Raquelle Solon, FEI Business Solutions Engineer
It’s Autism Awareness Month. Everyone is flaring out with puzzle pieces and blue lights. You’ve likely heard the ferociously awesome stories of Dr. Temple Grandin, who went from being nonverbal to being a respected leader in the cattle industry, or Carly Fleischmann, the first ever autistic talk show host.
What we don’t often hear about are the hard stories that involve kids who try to communicate with us by hitting, kicking, biting, pulling hair, etc.
I read a blog recently that hit home on so many levels. The author speaks about those with autism trying to communicate through what we see as less desirable behaviors—that those behaviors are a means to meet the needs they cannot otherwise verbalize. As a mom, the author finds she is isolating both her child and herself to minimize the negative impact on others, but also recognizes how others then react to her child, which is counterproductive for everyone involved. Those with autism and those in the community would benefit from engaging in a healthy relationship.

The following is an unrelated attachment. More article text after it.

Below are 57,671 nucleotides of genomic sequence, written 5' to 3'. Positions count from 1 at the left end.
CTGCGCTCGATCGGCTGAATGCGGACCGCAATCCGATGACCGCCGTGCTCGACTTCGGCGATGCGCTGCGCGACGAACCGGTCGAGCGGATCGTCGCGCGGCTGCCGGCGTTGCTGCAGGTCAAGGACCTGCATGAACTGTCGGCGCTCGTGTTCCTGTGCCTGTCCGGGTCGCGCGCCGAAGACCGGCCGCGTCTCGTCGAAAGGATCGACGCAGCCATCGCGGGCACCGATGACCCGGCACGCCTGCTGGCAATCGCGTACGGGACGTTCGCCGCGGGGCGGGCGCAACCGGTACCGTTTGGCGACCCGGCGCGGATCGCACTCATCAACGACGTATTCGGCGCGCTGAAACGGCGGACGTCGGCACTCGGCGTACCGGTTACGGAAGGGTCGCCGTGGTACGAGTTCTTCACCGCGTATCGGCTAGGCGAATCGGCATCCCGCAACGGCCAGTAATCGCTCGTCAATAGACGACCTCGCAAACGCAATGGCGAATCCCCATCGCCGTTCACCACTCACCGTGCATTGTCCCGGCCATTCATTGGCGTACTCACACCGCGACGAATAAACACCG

Having raised a child who has exhibited some self-harming behaviors, I felt an immediate kinship with this woman and found her attitudes lined up fairly with the philosophy of The Mandt System®. Mandt believes all behavior is communication. Crisis (hitting, kicking, biting) typically occurs when we’ve missed what has triggered an individual, didn’t understand or incorporate their preferred de-escalation strategies, or gave a command like “Stop!”, “Don’t” or “Quit!” without providing a behavior expectation. We might also be trying to gain compliance in the crisis phase instead of focusing on keeping people safe.
I started in the field of crisis intervention in the late ‘90s and applied the techniques and strategies from work in my home, for my young son. When I sat through my first Mandt training program in 2015, I almost broke down crying a handful of times. The reason? After 15-plus years of being in the field and practical application of crisis intervention strategies at home, I never once learned key concepts that would have helped me with my own son:
As we join to raise awareness of autism, I would like to challenge you to look critically at your intervention programs. Do they align with a trauma-informed approach? Is the focus on building healthy relationships with those you serve and amongst staff? Do they incorporate concepts of ABA or PBIS?
Contact me for more information regarding Mandt and how I joined the ranks of thousands of individuals building healthy relationships while minimizing trauma and challenging behaviors in our homes and workplaces.